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UK low carbon pioneer Anglia Water scoops award for Europe’s largest pre-cast reservoir
In 2017, Anglian Water was the winner of the “Carbon Reduction Project of the Year 2017” at the British Construction Industry Awards.
The award was for the creation of the largest pre-cast concrete reservoir in Europe at Grafham in the UK. The project spans 15 different sites and includes a new reservoir, five pumping stations and over 3km of pipeline.
The reservoir which has a capacity of 44 million litres of water is screened by an earth embankment with over 1,500 trees planted, to restore any habitat lost by the development.
In desiging the “Grafham Resiliance” project Anglian Water opted to use existing assets where possible and not build a new pipeline. It also constructed above ground as much as possible.
As a result the project reduced its total embodied carbon by 62% (16,803 t/c02e) and reduced capital expenditure by 50% (£32m).
The company’s meticulous pre-planning focused on maximum offsite building, maximum use of low carbon materials. In an innovative move the planners decided to not replace some 37km pipeline but re-engineer the existing piping for its new role. Much carbon was eliminated by building above ground rather than below.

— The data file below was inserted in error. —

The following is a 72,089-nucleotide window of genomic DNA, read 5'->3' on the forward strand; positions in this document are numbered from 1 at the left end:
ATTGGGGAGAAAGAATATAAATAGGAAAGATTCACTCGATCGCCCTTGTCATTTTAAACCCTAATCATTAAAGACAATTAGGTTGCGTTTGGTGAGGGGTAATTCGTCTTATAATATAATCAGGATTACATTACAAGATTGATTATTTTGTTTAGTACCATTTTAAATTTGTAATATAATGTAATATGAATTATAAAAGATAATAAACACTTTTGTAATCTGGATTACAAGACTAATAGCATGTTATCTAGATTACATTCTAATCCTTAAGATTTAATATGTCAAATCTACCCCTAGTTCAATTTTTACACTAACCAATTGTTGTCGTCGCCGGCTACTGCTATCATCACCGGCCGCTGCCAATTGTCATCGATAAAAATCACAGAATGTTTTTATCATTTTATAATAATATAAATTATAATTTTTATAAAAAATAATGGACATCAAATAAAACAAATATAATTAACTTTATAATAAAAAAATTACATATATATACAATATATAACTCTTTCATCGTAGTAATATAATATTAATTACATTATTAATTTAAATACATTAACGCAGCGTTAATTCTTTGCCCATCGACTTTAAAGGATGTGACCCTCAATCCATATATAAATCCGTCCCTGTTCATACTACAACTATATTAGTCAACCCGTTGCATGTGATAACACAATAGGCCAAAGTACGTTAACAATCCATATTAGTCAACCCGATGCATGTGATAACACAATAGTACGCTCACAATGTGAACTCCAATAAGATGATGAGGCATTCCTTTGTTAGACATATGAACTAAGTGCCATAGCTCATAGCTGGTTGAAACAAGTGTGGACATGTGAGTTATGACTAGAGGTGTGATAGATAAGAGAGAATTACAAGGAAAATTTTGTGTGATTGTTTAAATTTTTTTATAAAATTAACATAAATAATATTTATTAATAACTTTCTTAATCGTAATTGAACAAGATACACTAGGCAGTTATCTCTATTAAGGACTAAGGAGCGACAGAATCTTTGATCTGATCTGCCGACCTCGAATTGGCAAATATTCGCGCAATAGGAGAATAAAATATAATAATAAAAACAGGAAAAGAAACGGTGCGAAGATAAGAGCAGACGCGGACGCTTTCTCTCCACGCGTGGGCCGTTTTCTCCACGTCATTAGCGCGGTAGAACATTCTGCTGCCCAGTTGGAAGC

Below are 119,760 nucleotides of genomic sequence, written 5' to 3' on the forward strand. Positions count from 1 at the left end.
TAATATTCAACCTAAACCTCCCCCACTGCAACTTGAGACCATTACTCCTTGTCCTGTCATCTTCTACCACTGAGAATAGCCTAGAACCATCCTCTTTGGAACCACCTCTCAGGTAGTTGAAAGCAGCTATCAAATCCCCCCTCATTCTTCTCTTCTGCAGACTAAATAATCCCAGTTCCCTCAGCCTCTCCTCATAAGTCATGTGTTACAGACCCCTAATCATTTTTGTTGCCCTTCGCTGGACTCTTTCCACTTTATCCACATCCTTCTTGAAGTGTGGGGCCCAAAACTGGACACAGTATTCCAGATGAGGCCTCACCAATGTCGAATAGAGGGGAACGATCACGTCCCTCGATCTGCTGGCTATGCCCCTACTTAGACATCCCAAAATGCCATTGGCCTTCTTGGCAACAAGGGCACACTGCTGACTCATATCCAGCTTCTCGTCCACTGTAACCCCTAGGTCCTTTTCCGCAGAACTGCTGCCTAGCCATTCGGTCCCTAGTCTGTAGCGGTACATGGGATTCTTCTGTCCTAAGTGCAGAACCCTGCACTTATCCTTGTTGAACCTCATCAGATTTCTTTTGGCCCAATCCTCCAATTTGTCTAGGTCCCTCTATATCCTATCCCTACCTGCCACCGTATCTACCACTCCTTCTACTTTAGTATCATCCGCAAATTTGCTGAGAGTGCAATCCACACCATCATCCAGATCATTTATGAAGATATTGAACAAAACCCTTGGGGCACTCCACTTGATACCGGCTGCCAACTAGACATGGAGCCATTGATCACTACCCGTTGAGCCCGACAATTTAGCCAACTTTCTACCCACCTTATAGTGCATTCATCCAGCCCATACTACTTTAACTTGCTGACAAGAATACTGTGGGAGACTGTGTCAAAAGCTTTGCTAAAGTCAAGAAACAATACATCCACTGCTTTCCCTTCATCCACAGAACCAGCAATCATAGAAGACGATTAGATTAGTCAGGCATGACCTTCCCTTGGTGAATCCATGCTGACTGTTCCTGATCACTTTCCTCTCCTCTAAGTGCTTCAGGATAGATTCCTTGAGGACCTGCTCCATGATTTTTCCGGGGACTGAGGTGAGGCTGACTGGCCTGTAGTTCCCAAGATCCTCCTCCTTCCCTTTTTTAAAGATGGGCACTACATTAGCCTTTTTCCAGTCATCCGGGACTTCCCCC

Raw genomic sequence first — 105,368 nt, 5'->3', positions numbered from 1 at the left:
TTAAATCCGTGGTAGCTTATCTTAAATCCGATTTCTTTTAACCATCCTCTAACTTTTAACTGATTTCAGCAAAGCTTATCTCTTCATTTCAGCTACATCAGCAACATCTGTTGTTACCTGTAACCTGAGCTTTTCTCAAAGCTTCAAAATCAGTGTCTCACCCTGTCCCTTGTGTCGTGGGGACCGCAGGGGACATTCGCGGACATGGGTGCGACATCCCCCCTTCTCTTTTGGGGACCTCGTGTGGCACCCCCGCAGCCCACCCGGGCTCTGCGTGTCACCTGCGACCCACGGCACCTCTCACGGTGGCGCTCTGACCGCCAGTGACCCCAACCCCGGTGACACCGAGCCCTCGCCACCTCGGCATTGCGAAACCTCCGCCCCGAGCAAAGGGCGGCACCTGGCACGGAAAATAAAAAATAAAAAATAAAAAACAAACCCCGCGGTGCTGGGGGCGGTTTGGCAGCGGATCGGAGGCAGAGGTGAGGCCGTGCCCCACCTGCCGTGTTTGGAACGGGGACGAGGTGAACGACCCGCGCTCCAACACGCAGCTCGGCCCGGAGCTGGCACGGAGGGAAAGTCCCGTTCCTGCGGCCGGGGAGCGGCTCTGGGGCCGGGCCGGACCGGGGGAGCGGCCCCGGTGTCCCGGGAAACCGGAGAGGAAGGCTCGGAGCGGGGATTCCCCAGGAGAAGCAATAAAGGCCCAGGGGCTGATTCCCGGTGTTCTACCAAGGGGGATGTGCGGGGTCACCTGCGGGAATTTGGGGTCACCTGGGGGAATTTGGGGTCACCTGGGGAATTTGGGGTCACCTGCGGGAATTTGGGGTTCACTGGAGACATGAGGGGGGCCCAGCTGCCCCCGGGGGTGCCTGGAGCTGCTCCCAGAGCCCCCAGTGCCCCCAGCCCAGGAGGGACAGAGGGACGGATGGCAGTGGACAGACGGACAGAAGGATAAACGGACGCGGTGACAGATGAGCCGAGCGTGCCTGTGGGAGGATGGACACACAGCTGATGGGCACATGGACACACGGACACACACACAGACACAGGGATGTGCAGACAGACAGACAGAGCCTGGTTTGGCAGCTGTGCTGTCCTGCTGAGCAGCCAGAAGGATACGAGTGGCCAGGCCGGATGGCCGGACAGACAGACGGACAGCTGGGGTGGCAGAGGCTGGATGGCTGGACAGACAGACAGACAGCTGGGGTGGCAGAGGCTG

Speaking at the London Seminar on Implementing PAS2008, Chris Newsome, Asset management Director at Anglian Water and chair of Green Construction Board Infrastructure Working Group, explained that between 2010-2015 the UK’s Anglia Water has had huge success in reducing its capital and operational carbon.
Indeed capital carbon has been cut by 45% overall from 2011-2015 from a 2010 baseline and capital carbon has been reduced by 54%
It has been a conscious plan, Newsome explained, that started in 2008 when Anglian Water put a big demand both on itself and its suppliers to reduce carbon. The company believed that by reducing carbon it could drive innovation that would reduce cost.
Given his position as director of Asset Management Newsome admits he was fortunately in a position not only to influence but to implement the process.
In 2017 the world’s first specification aimed at managing whole-life carbon in infrastructure, PAS2080, was issued by the UK Government’s Construction Leadership Council and the Green Construction Board.
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